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Chief Justice Marshall(Steamboat)

article on the steamboat called the Chief Justice Marshall
Article about the steamboat's first trip

The March 21, 1825 issue of the Cooperstown Watch-Tower reported that the Chief Justice Marshall steam-boat started her maiden voyage from New York City to Albany and Troy on March 15, 1825. The article notes the boat had a barber shop and a reading room.

The freight journal for the boat’s first year of operation is owned by the New York State Library.

Transcript of article:

The New-York Spectator of the 15th inst. States that the new and elegant Steam-boat Chief Justice Marshall, Capt. Sherman, departs this afternoon, for Albany and Troy, on her first trip. – Captain S. commanded the Steam-boat Phenix, on Lake Champlain, for several years, and from our personal knowledge, he is well calculated to give general satisfaction to passengers.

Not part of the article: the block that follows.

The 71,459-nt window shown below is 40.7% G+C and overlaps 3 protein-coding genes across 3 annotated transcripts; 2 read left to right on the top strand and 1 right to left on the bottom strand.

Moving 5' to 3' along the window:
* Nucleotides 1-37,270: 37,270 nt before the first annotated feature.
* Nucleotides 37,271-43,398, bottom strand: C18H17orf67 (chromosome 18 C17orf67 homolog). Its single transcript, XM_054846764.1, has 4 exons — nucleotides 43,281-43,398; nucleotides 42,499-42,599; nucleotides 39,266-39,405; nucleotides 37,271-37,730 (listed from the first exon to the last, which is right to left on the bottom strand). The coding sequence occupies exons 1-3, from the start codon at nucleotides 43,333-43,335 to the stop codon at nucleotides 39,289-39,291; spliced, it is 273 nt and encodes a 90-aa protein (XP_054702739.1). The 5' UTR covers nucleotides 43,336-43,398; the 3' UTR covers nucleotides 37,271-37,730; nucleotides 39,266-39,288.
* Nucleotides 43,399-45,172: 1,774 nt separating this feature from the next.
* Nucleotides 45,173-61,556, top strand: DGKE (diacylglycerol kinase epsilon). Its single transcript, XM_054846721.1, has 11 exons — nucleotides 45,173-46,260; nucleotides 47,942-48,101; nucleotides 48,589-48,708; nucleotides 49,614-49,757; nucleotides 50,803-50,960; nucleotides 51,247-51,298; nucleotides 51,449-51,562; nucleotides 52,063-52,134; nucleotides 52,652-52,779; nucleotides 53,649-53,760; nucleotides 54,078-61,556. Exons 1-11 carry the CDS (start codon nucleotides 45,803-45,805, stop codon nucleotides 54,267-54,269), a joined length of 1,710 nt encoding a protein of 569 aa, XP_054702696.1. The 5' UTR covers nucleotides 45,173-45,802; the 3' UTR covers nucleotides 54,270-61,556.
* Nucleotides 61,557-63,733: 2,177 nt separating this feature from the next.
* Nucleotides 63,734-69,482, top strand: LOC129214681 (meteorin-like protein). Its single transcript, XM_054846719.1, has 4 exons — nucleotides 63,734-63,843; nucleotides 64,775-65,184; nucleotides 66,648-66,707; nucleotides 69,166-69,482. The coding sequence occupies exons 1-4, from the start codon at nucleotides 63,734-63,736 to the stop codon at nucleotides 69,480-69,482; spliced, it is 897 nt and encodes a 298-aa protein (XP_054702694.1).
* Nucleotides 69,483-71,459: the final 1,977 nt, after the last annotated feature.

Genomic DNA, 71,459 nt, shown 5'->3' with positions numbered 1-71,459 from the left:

After having observed the excellent and beautiful accommodations of the Steam Boats already on the Hudson River, we thought very little was wanting to render the accommodation for passengers complete. The Chief Justice Marshall, however, will vie with any boat on our waters, and to the ordinary accommodation for passengers, is added a large room on the upper deck as a reading room, where the papers from the Commercial cities are to be filed – There is a barber shop, and a very convenient room below, called the ”washing room,” where the water is let in from the river. In this room, bells are placed leading to the waiter’s and barber’s apartments. Another improvement we noticed, around the upper and lower decks, is a strong net work, which prevents the possibility of children falling over in their playful moments.

The article about the steamboat’s first trip reproduced in this slide is from the America’s Historical Newspapers, 1690-1922 database, which is available at the New York State Library.